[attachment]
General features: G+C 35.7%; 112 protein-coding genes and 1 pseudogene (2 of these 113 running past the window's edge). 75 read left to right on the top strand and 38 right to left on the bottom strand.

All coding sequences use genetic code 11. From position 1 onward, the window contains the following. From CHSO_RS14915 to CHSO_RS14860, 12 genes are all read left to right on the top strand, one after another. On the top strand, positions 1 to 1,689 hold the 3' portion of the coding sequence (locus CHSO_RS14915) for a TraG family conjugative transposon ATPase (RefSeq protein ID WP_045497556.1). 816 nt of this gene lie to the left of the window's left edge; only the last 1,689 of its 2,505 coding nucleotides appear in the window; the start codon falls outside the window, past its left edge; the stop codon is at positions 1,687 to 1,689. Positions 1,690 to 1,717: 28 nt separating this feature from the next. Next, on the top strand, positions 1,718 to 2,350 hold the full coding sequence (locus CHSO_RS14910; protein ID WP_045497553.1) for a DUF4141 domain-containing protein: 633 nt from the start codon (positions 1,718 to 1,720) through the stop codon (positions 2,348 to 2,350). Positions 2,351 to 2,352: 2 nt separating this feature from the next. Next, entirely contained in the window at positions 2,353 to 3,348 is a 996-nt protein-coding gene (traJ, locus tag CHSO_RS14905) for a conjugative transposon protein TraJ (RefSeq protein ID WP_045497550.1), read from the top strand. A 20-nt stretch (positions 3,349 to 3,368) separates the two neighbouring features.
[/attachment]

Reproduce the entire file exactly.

General features: G+C 35.7%; 112 protein-coding genes and 1 pseudogene (2 of these 113 running past the window's edge). 75 read left to right on the top strand and 38 right to left on the bottom strand.

All coding sequences use genetic code 11. From position 1 onward, the window contains the following. From CHSO_RS14915 to CHSO_RS14860, 12 genes are all read left to right on the top strand, one after another. On the top strand, positions 1 to 1,689 hold the 3' portion of the coding sequence (locus CHSO_RS14915) for a TraG family conjugative transposon ATPase (RefSeq protein ID WP_045497556.1). 816 nt of this gene lie to the left of the window's left edge; only the last 1,689 of its 2,505 coding nucleotides appear in the window; the start codon falls outside the window, past its left edge; the stop codon is at positions 1,687 to 1,689. Positions 1,690 to 1,717: 28 nt separating this feature from the next. Next, on the top strand, positions 1,718 to 2,350 hold the full coding sequence (locus CHSO_RS14910; protein ID WP_045497553.1) for a DUF4141 domain-containing protein: 633 nt from the start codon (positions 1,718 to 1,720) through the stop codon (positions 2,348 to 2,350). Positions 2,351 to 2,352: 2 nt separating this feature from the next. Next, entirely contained in the window at positions 2,353 to 3,348 is a 996-nt protein-coding gene (traJ, locus tag CHSO_RS14905) for a conjugative transposon protein TraJ (RefSeq protein ID WP_045497550.1), read from the top strand. A 20-nt stretch (positions 3,349 to 3,368) separates the two neighbouring features.